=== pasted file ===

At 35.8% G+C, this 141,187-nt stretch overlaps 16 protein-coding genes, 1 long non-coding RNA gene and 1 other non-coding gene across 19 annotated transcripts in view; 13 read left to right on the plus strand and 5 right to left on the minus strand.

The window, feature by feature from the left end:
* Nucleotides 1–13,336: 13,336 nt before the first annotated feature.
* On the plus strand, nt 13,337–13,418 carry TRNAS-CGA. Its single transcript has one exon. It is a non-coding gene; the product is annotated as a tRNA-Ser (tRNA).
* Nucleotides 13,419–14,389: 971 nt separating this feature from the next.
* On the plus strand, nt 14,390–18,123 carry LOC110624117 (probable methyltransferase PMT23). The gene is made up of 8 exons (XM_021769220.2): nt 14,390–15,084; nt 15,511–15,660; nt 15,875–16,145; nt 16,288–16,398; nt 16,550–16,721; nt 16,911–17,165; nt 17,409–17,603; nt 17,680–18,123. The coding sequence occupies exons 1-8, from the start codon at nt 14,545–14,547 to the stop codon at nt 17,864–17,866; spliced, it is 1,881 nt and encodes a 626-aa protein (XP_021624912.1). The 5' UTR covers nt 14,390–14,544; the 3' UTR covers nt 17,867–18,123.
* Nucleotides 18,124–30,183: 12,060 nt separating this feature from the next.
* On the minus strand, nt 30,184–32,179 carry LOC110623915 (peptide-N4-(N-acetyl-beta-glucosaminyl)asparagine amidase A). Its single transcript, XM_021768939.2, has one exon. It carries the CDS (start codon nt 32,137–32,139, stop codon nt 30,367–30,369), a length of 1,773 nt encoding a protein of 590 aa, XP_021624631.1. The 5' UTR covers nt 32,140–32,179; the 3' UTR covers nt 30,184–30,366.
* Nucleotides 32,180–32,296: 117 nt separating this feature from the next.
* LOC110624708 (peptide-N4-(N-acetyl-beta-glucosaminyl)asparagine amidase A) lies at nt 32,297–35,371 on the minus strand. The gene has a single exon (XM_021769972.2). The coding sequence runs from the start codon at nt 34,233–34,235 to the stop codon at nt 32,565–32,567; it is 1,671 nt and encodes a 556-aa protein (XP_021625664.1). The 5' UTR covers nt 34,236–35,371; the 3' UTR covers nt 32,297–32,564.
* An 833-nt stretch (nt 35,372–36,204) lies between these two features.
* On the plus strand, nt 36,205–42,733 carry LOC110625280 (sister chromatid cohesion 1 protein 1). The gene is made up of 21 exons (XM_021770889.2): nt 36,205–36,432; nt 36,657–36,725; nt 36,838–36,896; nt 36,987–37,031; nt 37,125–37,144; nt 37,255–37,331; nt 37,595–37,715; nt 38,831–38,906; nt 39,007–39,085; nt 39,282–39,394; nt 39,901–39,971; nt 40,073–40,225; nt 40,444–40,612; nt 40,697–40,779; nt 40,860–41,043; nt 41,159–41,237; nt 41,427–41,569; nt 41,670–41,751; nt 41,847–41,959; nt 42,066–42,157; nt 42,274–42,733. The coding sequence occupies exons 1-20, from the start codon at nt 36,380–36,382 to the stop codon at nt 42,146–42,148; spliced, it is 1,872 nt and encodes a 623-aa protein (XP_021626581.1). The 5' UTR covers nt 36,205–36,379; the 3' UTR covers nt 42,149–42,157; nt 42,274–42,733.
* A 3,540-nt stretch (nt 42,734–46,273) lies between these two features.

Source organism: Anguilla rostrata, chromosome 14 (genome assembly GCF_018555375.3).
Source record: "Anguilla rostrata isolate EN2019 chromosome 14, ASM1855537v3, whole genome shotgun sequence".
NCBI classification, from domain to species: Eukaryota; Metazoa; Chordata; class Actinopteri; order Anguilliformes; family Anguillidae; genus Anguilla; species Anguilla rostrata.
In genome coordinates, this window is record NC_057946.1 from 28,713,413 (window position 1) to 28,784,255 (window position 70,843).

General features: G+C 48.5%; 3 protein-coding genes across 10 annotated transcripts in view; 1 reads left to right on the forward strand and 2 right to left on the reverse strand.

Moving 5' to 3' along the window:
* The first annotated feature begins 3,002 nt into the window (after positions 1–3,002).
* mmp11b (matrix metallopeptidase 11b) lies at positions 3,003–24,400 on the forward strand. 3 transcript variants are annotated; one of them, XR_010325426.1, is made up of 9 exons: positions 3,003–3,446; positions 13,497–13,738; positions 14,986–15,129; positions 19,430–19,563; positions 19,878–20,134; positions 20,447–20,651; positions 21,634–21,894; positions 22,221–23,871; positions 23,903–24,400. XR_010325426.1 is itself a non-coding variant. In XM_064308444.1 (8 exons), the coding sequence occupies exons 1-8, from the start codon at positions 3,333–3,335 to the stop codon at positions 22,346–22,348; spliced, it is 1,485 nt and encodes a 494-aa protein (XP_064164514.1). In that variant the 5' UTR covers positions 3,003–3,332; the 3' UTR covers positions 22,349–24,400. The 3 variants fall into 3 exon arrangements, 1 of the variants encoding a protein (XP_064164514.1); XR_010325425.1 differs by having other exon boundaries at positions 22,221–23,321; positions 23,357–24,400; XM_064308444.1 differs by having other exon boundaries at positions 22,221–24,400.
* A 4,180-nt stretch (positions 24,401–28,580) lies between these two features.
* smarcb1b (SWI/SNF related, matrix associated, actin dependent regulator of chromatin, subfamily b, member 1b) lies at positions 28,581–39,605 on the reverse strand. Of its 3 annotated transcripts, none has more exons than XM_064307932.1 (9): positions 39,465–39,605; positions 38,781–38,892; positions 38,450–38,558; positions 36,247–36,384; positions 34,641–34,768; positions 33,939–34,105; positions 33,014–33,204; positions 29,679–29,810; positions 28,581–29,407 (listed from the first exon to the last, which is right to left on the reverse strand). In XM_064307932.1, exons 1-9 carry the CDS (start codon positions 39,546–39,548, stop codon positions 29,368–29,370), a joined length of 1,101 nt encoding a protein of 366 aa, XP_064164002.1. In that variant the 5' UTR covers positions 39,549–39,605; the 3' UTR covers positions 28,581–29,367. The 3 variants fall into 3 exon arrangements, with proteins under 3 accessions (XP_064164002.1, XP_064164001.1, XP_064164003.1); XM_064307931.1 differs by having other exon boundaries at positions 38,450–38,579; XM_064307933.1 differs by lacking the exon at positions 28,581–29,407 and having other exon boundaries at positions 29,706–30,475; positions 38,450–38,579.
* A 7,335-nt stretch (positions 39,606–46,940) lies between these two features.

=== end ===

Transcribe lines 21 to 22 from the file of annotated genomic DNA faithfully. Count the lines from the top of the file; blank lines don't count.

* mmp11b (matrix metallopeptidase 11b) lies at positions 3,003–24,400 on the forward strand. 3 transcript variants are annotated; one of them, XR_010325426.1, is made up of 9 exons: positions 3,003–3,446; positions 13,497–13,738; positions 14,986–15,129; positions 19,430–19,563; positions 19,878–20,134; positions 20,447–20,651; positions 21,634–21,894; positions 22,221–23,871; positions 23,903–24,400. XR_010325426.1 is itself a non-coding variant. In XM_064308444.1 (8 exons), the coding sequence occupies exons 1-8, from the start codon at positions 3,333–3,335 to the stop codon at positions 22,346–22,348; spliced, it is 1,485 nt and encodes a 494-aa protein (XP_064164514.1). In that variant the 5' UTR covers positions 3,003–3,332; the 3' UTR covers positions 22,349–24,400. The 3 variants fall into 3 exon arrangements, 1 of the variants encoding a protein (XP_064164514.1); XR_010325425.1 differs by having other exon boundaries at positions 22,221–23,321; positions 23,357–24,400; XM_064308444.1 differs by having other exon boundaries at positions 22,221–24,400.
* A 4,180-nt stretch (positions 24,401–28,580) lies between these two features.